Full disclosure: I am (was?) taking Coursera's Scala course but was stumped by the second assignment on Sets. I'm not looking for just the answers (which are easily obtainable) and would receive marginal credit anyway. But I would really like to understand what is happening.

Okay, so here is the first question: "Define a function which creates a singleton set from one integer value: the set represents the set of the one given element." So my first attempt was this:

```
def singletonSet(elem: Int): Set = Set(elem)
```

So this function, `singletonSet`

, just returns a newly created Set. It could be invoked thusly:

```
val why = singletonSet(3)
// now why is a singleton set with a single integer, 3
```

This implementation seemed trivial, so I Googled for the answer, which seems to be this:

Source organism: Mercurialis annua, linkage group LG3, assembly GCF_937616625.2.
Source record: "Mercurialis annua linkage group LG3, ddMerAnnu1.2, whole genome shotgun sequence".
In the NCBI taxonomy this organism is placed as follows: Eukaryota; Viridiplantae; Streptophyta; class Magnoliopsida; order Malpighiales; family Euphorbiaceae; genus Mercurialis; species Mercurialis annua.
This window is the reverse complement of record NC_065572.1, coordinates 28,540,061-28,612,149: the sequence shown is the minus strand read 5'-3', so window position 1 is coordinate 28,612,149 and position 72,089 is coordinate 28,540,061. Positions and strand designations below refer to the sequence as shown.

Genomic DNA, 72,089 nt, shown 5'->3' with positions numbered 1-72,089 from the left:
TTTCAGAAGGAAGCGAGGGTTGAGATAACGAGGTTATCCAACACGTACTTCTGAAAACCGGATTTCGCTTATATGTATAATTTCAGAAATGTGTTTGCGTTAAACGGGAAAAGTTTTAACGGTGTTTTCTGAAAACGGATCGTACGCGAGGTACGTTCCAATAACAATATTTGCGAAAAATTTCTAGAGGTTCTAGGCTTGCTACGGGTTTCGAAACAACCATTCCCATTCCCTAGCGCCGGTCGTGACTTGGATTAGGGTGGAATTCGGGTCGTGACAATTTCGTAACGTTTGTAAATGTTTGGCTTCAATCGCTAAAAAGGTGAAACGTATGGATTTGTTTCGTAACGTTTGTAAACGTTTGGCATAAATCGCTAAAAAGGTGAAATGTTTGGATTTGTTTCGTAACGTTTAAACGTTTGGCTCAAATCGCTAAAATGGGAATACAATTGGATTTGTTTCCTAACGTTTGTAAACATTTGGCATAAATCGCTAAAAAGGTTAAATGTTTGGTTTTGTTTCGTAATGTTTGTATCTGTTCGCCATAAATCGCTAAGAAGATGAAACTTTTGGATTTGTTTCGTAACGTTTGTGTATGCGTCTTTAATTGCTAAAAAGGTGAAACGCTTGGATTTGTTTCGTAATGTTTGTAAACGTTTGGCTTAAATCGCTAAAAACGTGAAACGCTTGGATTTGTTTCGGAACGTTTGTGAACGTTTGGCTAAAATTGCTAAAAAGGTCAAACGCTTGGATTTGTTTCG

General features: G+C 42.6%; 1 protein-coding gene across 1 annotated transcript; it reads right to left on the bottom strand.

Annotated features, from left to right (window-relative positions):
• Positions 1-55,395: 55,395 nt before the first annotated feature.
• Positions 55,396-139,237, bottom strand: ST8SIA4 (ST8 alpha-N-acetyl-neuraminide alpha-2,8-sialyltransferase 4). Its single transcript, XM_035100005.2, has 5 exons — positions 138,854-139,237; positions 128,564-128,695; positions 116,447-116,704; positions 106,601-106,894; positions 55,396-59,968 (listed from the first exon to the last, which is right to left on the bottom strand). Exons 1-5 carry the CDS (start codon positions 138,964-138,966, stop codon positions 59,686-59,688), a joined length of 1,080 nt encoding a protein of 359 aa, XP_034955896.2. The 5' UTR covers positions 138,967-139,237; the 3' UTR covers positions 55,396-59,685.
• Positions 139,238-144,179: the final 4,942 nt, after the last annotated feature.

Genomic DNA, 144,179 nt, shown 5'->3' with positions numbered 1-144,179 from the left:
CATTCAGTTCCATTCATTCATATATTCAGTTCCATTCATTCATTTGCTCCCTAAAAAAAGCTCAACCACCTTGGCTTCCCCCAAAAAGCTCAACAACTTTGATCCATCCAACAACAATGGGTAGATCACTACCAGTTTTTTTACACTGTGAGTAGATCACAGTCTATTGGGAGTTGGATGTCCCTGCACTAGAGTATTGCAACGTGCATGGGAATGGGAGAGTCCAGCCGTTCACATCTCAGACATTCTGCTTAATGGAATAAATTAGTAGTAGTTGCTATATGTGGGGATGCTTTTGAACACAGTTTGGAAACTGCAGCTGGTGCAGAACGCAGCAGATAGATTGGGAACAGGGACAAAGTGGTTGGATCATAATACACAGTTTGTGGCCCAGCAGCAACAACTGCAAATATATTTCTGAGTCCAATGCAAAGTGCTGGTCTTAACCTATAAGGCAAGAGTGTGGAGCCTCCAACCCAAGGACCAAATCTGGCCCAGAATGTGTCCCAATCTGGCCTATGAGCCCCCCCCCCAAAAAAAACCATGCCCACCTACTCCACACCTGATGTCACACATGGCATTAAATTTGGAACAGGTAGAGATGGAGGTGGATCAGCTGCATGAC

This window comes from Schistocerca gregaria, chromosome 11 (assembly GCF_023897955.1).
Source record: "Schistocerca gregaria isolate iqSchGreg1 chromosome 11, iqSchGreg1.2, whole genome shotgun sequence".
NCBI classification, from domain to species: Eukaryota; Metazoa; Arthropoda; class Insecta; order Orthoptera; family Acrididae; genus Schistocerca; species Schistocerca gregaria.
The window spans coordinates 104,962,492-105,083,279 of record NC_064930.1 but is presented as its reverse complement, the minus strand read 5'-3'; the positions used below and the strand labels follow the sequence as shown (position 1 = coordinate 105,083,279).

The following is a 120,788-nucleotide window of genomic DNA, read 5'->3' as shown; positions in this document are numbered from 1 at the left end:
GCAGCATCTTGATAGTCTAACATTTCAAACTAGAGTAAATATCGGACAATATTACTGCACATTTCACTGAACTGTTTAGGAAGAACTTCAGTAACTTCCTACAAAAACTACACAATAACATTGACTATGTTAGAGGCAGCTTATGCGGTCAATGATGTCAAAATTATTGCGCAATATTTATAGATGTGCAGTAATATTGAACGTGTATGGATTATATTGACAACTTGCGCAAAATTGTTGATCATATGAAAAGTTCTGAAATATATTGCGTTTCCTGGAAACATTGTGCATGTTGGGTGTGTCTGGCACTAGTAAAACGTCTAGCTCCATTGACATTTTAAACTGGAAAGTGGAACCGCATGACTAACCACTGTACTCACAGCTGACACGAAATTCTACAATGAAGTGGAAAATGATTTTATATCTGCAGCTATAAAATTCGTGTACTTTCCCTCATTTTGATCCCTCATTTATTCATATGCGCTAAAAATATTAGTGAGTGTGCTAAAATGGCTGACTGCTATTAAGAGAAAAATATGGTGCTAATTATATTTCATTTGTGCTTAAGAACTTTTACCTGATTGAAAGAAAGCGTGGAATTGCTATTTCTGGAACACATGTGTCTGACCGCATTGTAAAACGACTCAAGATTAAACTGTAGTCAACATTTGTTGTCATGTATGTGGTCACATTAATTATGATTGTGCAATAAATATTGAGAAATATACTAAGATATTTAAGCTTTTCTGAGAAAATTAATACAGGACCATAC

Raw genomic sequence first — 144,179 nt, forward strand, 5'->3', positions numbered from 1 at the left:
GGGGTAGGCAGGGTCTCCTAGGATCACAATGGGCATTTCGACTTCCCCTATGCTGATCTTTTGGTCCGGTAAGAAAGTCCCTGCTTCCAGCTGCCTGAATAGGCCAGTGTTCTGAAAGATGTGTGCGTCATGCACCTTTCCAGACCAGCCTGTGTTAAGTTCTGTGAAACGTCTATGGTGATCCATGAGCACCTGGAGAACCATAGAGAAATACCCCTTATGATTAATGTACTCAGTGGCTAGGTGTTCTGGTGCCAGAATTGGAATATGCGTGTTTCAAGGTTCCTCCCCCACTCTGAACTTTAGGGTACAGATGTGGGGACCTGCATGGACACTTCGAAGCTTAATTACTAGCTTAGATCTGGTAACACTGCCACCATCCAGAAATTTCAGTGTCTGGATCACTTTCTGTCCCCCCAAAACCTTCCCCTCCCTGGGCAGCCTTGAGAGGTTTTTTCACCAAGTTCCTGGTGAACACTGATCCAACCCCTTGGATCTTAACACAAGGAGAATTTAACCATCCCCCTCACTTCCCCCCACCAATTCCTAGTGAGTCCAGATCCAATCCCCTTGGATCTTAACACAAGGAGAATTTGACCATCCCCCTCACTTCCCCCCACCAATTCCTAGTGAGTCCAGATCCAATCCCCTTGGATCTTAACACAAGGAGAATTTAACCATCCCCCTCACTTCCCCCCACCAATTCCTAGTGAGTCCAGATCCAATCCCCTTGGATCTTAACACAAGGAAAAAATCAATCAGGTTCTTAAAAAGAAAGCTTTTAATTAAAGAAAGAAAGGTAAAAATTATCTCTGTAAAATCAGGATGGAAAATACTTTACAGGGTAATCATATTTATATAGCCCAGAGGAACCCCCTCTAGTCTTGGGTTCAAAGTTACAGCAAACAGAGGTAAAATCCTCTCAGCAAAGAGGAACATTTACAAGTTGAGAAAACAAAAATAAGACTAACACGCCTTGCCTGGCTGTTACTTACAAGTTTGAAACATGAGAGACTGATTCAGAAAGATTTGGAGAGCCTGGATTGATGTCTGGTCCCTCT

```
def singletonSet(elem: Int): Set = (x => x == elem)
```

Now my understanding is that `(x => x == elem)`

is an anonymous function which takes an integer `x`

and returns a boolean. But... what? So as a JavaScript developer, I decided to translate it:

```
function singletonSet(elem) {
return function(x) {
return x === elem;
};
};
```

So then I can write (am I currying?):

```
singletonSet(3)(4)
// singletonSet(3) => returns an anonymous function, function(x) { x === 3; };
// function(4) { return 4 === 3; }
// false
```

If this is even close to what is happening in Scala, it seems like I am not creating a singleton set. Rather, I am just checking if two numbers are the same.

What am I missing here? I feel like it must be something very basic.

Thanks in advance.